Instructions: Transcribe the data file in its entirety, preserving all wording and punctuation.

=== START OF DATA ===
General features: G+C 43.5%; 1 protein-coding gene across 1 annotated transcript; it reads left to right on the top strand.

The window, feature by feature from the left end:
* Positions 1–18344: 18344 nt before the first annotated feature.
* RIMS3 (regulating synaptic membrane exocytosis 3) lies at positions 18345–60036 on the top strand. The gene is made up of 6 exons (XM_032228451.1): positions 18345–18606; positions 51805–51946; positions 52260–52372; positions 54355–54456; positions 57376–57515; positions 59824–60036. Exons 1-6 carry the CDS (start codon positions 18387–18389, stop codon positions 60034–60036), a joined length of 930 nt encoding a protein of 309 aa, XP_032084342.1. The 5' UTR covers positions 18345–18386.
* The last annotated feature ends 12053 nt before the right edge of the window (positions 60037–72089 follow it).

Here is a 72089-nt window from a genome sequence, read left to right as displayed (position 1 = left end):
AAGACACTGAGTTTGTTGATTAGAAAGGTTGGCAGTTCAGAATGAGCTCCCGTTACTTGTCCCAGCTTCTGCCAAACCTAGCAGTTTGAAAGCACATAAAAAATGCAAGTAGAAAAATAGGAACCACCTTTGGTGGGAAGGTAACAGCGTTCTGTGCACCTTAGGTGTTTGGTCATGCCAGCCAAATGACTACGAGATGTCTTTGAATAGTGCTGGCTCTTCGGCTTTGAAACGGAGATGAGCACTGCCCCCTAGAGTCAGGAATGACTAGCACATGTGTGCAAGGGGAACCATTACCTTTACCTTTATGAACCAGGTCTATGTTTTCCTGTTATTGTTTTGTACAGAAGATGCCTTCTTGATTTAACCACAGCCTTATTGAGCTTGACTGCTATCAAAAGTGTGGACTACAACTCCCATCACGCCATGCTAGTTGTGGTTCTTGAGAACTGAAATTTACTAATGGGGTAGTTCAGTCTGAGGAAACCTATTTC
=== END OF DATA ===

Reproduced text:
General features: G+C 43.5%; 1 protein-coding gene across 1 annotated transcript; it reads left to right on the top strand.

The window, feature by feature from the left end:
* Positions 1–18344: 18344 nt before the first annotated feature.
* RIMS3 (regulating synaptic membrane exocytosis 3) lies at positions 18345–60036 on the top strand. The gene is made up of 6 exons (XM_032228451.1): positions 18345–18606; positions 51805–51946; positions 52260–52372; positions 54355–54456; positions 57376–57515; positions 59824–60036. Exons 1-6 carry the CDS (start codon positions 18387–18389, stop codon positions 60034–60036), a joined length of 930 nt encoding a protein of 309 aa, XP_032084342.1. The 5' UTR covers positions 18345–18386.
* The last annotated feature ends 12053 nt before the right edge of the window (positions 60037–72089 follow it).

Here is a 72089-nt window from a genome sequence, read left to right as displayed (position 1 = left end):
AAGACACTGAGTTTGTTGATTAGAAAGGTTGGCAGTTCAGAATGAGCTCCCGTTACTTGTCCCAGCTTCTGCCAAACCTAGCAGTTTGAAAGCACATAAAAAATGCAAGTAGAAAAATAGGAACCACCTTTGGTGGGAAGGTAACAGCGTTCTGTGCACCTTAGGTGTTTGGTCATGCCAGCCAAATGACTACGAGATGTCTTTGAATAGTGCTGGCTCTTCGGCTTTGAAACGGAGATGAGCACTGCCCCCTAGAGTCAGGAATGACTAGCACATGTGTGCAAGGGGAACCATTACCTTTACCTTTATGAACCAGGTCTATGTTTTCCTGTTATTGTTTTGTACAGAAGATGCCTTCTTGATTTAACCACAGCCTTATTGAGCTTGACTGCTATCAAAAGTGTGGACTACAACTCCCATCACGCCATGCTAGTTGTGGTTCTTGAGAACTGAAATTTACTAATGGGGTAGTTCAGTCTGAGGAAACCTATTTC